Equity Analysts and the Market's Assessment of Risk



    1. ESSEC Business School
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    1. The University of Texas at Dallas
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    1. London School of Economics. Accepted by Abbie Smith. We thank Xi Li, Joanna Rolfes, Maria Simatova, Arantza Urra, Nikolaos Voukelatos, and especially Ibon Tamayo and Inma Urra for excellent research assistance. We also thank an anonymous referee, George Benston, Peter de Goeij, Clifton Green, Steven Huddart, Diana Knyazeva, Jon Lewellen, Jim McKeown, Suresh Nallareddy, Henri Servaes, K.R. Subramanyam, Charlie Wasley, Joanna Wu, Jerry Zimmerman, and the seminar participants at Dartmouth College, Emory University, London Business School, London School of Economics, Penn State University, Swansea University, Texas A&M University, Tilburg University, Toulouse Business School, University of Rochester, University of Southern California, University of Warwick, and the 2008 European Finance Association Annual Meeting for helpful comments and discussions.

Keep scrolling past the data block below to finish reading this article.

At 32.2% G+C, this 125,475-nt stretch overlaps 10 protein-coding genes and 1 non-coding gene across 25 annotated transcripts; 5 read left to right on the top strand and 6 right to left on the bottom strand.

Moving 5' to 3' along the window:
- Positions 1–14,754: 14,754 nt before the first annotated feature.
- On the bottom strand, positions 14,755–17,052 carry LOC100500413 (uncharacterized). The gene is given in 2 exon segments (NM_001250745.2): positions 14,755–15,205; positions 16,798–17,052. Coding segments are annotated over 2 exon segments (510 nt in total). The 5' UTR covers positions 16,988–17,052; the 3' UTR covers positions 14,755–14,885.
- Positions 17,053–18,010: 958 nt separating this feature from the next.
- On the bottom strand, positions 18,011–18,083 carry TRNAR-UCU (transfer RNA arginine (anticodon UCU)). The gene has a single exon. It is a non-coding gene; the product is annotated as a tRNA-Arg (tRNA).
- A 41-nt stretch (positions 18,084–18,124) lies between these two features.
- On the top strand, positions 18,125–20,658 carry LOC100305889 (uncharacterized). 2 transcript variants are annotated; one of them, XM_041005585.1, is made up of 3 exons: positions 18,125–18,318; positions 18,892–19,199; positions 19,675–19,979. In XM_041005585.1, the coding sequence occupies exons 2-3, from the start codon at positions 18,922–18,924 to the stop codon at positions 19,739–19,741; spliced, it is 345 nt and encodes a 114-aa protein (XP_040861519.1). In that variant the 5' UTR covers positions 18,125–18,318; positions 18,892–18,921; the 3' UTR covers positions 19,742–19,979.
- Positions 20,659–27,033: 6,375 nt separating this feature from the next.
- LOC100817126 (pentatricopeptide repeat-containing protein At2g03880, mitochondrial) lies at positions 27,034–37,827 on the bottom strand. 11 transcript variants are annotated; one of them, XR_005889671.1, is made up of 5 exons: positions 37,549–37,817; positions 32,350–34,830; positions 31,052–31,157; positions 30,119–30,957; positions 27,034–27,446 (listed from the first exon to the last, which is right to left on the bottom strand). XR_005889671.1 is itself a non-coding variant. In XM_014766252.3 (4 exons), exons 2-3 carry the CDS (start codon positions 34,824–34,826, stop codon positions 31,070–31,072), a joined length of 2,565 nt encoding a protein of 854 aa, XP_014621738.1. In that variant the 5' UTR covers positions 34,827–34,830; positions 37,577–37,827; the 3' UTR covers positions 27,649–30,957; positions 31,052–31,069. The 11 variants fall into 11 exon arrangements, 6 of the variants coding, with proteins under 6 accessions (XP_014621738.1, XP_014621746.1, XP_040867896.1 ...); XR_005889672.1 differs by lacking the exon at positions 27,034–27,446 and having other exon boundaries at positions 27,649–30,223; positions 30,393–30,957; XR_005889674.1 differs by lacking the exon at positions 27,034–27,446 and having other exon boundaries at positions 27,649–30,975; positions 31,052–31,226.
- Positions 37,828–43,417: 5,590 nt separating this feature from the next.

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The traditional view of equity analysts is that they are a source of new information about future cash flows. We broaden this view by demonstrating that equity analysts are also a substantive source of new information about priced risk. In particular, we document that, when announced, changes in analyst risk ratings distinctly and significantly affect equity returns, and are generally followed by significant changes in Fama–French factor loadings. Also, while less frequent than credit rating changes, equity risk rating changes are timelier, and with a larger overall stock price impact than credit rating changes.